An October poll of 1,000 likely voters found that Americans are increasingly concerned about income inequality. When asked: “How Big a Problem is Income Inequality in the US?,” the majority (74%) replied that it was either a big problem or somewhat of a problem. Predictably, there were differences in opinion by political ideology, but a majority of liberals (94%), moderates (81%), and conservatives (55%) answered that inequality was at least somewhat problematic. However, as is true of many polls, it was not specified exactly what people found unsettling about it. I suppose there are many reasons that people might find increasing inequality (and climbing rates of poverty) to be troubling, but I wanted to focus here on inequality and health, particularly on obesity.
First, what do we mean by poverty? I remember watching aninterview on PBS with the economist Jeffrey Sachs years ago (transcript here– thank you, Google), where he distinguished between two types of poverty. The first was an extreme form, which he called the type of “poverty that kills.” The other type was more of a poverty of inconvenience or jealousy. I don’t want to over-interpret Sachs’ meaning. It was a passing phrase in an interview from ten years ago, and his primary focus was on alleviating the extreme poverty faced by more than a billion people in the world living on $1 per day (see Sachs 2005). Elsewhere, Sachs has lamented that the media have ignored poverty in the United States at a time when “the U.S. has the greatest income inequality, highest per capita prison population and worst health conditions of all high-income countries.” His credentials in fighting poverty are unassailable. But I cite the old interview here because I think his descriptions (‘poverty that kills’ vs. ‘poverty of jealousy’) might resonate with many people today, and not necessarily in a good way.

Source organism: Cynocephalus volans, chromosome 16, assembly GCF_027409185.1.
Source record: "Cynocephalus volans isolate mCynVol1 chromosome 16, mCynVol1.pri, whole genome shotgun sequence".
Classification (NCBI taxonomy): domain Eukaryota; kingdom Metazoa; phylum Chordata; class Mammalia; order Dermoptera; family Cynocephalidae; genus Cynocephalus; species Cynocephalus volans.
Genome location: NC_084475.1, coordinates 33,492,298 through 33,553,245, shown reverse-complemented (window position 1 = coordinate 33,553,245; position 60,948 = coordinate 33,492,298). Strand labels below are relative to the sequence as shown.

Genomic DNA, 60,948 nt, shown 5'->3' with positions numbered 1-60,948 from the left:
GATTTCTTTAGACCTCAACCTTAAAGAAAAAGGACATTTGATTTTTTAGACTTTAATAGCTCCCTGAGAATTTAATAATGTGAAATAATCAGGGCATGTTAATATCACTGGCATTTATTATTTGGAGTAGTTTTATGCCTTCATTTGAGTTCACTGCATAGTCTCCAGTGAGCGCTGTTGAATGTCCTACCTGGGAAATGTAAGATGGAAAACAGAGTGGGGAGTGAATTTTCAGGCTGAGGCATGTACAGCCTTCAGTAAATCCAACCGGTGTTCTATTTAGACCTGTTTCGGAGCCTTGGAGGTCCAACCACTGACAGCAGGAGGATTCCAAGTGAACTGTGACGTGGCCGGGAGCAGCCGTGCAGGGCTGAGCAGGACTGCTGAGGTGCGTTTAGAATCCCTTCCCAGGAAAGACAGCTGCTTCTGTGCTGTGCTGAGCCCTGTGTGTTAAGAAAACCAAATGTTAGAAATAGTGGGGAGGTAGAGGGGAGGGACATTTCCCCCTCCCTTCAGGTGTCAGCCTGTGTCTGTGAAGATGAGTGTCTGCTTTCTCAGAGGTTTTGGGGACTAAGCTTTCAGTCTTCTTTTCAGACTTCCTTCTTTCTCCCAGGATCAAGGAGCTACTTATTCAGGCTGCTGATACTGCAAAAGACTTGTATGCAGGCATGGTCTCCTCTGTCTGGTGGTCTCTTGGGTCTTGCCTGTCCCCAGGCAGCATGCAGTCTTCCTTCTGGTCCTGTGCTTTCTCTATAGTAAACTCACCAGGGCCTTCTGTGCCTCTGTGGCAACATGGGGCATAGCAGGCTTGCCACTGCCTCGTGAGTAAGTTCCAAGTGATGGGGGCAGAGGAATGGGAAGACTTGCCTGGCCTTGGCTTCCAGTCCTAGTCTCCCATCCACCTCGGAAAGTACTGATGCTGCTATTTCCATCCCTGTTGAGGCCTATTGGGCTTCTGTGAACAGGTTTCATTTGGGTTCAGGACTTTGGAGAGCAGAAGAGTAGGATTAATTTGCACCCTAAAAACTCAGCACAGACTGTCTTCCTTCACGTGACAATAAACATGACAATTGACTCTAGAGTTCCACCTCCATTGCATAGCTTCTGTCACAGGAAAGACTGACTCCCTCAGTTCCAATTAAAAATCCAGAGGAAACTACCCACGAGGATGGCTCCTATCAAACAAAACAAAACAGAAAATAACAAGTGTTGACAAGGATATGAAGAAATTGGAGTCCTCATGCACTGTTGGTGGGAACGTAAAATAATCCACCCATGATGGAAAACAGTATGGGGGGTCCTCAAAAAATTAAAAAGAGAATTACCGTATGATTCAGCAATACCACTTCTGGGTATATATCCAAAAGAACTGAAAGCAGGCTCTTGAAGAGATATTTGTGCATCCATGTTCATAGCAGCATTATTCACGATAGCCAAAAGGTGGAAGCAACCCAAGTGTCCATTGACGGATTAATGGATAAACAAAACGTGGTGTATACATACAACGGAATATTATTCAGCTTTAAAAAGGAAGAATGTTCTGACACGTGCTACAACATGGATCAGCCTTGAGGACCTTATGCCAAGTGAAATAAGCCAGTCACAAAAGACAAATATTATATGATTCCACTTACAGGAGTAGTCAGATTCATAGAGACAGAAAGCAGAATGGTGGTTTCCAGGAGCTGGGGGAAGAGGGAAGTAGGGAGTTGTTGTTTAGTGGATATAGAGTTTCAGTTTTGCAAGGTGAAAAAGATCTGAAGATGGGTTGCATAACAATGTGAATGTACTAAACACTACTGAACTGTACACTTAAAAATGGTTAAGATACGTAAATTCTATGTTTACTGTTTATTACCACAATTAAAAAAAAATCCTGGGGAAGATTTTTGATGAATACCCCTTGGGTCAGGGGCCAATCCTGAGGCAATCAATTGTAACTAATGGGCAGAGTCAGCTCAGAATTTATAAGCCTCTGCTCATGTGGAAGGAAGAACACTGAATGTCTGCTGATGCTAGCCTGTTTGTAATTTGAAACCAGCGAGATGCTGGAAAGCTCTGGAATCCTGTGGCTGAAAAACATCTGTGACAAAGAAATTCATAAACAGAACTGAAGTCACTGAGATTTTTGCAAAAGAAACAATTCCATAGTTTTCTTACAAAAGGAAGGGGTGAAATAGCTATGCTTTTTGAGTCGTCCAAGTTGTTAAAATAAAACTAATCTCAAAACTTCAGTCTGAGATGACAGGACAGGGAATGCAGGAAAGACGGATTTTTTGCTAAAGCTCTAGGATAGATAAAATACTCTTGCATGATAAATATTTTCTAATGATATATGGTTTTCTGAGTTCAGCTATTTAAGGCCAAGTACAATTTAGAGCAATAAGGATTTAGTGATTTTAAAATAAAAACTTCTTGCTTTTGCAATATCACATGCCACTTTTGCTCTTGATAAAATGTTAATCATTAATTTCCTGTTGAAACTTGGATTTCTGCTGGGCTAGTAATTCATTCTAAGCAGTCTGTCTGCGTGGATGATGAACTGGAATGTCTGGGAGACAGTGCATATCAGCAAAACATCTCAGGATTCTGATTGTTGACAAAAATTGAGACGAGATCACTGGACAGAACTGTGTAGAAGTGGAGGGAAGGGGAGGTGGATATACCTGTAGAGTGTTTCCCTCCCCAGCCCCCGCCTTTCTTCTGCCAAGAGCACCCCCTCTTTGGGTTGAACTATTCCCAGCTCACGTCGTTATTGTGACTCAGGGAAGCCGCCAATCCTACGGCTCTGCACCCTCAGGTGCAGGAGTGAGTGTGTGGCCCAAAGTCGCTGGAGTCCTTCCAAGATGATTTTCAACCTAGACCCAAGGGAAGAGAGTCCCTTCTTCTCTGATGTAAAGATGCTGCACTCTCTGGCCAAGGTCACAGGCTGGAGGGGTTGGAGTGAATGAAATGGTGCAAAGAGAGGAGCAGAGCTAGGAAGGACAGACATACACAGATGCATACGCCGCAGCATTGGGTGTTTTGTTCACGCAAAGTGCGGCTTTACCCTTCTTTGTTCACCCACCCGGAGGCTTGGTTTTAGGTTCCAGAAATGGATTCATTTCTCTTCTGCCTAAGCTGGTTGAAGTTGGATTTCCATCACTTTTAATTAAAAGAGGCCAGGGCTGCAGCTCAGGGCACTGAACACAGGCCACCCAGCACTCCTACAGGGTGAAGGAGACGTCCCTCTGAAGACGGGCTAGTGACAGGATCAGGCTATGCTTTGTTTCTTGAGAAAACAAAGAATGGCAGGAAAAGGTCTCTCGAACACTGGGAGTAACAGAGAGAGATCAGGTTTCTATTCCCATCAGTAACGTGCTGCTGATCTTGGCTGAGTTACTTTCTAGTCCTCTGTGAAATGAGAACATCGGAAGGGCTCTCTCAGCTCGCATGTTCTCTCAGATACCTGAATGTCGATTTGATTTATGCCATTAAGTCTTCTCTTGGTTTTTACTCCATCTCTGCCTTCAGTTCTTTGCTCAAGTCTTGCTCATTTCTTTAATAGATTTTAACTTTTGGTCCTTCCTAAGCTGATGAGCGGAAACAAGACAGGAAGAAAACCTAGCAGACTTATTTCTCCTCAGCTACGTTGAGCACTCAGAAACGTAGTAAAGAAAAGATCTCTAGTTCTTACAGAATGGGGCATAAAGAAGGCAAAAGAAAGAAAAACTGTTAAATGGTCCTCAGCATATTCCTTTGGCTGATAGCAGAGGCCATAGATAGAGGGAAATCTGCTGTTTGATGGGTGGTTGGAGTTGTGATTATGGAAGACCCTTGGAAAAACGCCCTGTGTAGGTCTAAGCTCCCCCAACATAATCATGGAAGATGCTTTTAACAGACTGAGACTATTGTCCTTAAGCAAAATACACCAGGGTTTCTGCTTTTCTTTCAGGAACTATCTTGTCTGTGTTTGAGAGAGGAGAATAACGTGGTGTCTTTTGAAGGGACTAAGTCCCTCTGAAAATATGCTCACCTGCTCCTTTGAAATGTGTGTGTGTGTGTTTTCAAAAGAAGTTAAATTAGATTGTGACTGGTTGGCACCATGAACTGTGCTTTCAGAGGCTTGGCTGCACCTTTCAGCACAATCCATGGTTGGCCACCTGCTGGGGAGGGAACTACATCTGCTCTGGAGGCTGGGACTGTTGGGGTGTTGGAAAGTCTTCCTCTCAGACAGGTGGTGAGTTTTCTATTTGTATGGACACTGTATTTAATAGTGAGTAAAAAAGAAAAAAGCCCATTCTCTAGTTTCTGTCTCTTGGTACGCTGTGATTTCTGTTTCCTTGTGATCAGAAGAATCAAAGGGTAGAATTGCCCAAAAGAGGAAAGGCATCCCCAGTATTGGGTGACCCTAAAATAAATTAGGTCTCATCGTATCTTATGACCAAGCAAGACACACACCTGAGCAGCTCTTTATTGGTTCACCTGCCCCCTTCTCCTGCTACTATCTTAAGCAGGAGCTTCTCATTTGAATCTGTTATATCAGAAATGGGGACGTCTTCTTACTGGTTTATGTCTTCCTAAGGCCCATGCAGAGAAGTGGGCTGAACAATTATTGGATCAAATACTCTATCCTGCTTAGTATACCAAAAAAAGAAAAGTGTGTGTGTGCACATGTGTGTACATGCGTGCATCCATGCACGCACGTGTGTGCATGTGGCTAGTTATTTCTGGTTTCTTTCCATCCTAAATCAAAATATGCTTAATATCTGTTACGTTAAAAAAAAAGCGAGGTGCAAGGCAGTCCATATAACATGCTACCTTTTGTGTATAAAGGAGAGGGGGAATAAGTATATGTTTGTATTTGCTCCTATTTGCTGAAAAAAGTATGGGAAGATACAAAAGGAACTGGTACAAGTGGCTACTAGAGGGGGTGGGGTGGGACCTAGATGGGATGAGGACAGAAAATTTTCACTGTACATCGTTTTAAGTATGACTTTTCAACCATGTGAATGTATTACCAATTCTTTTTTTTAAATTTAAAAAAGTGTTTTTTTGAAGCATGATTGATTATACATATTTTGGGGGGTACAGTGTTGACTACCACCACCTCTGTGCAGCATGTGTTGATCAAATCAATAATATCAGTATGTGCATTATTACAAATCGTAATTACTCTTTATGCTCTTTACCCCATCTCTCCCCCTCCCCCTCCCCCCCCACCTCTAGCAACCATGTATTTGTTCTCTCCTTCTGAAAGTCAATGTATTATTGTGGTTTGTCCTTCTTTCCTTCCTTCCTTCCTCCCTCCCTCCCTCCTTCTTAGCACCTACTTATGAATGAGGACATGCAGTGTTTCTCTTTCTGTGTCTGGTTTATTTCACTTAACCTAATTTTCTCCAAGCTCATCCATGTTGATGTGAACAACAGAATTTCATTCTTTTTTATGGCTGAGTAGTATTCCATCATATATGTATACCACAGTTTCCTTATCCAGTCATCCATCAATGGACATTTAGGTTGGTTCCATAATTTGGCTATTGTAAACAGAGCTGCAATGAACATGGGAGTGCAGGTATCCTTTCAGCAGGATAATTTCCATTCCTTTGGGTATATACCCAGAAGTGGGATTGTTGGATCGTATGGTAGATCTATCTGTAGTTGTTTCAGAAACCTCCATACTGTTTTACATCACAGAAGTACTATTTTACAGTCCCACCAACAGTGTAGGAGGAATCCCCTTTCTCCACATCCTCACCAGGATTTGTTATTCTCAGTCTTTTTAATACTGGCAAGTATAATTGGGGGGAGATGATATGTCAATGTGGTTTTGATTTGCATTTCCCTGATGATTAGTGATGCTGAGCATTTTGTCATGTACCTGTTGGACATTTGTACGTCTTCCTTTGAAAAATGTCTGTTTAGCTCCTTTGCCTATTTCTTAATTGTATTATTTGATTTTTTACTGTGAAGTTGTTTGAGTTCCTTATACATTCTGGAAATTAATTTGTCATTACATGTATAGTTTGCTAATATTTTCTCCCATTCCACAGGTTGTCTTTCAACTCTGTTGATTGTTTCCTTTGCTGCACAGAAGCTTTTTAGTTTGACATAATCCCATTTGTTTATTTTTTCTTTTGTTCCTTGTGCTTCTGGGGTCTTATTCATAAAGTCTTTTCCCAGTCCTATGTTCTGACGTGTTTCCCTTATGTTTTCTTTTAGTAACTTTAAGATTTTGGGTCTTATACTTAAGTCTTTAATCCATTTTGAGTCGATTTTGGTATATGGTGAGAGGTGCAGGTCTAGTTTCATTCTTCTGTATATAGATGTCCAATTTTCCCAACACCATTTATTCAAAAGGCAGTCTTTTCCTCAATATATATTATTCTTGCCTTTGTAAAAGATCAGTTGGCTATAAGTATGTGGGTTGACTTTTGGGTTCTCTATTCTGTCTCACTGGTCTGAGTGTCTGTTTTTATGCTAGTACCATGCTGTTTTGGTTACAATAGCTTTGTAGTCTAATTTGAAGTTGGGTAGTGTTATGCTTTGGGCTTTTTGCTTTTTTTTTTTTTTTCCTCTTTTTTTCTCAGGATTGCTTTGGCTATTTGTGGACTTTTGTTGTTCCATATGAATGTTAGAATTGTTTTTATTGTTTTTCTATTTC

Extreme poverty: scavenging at a garbage dump in Phnom Penh (abcnews)
On the surface, it may not be so clear where war, health, and evolution intersect. From the perspective of biological anthropology, many have called for a holistic, transdisciplinary approach to human biology and health which considers the environment as the totality of its evolutionary, ecological, and social components, including social inequality (Little and Haas 1989; Thomas et al. 1989; Wiley 2004).
Girl in Darfur refugee camp (source: Colin Finlay)
More than a decade ago, Leatherman and Goodman (1998) suggested that biological anthropologists put more effort toward better understanding what they termed the ‘biology of poverty.’ In this sense, poverty is an ‘environment’ that may induce consistent, but obviously varying, biological responses depending upon local circumstances. Similarly, war can be conceived as a biological environment. At least in the short term from an evolutionary point of view, wartime conditions may be as biologically challenging as some of the classic ecologically extreme environments faced by humans (circumpolar, tropical, high-altitude, desert, etc.) (Clarkin 2010).
As social animals, we need to be around others. Virtually everything we do is social – trade, eating meals, watching sports in stadiums or movies in theaters, religious services, education, the internet, etc. Even war is a social activity. No human being on the planet is completely self-sufficient. Being social is more than utilitarian, however; it is also biologically and psychologically necessary. For example, one of the most severe forms of punishment in prisons is solitary confinement.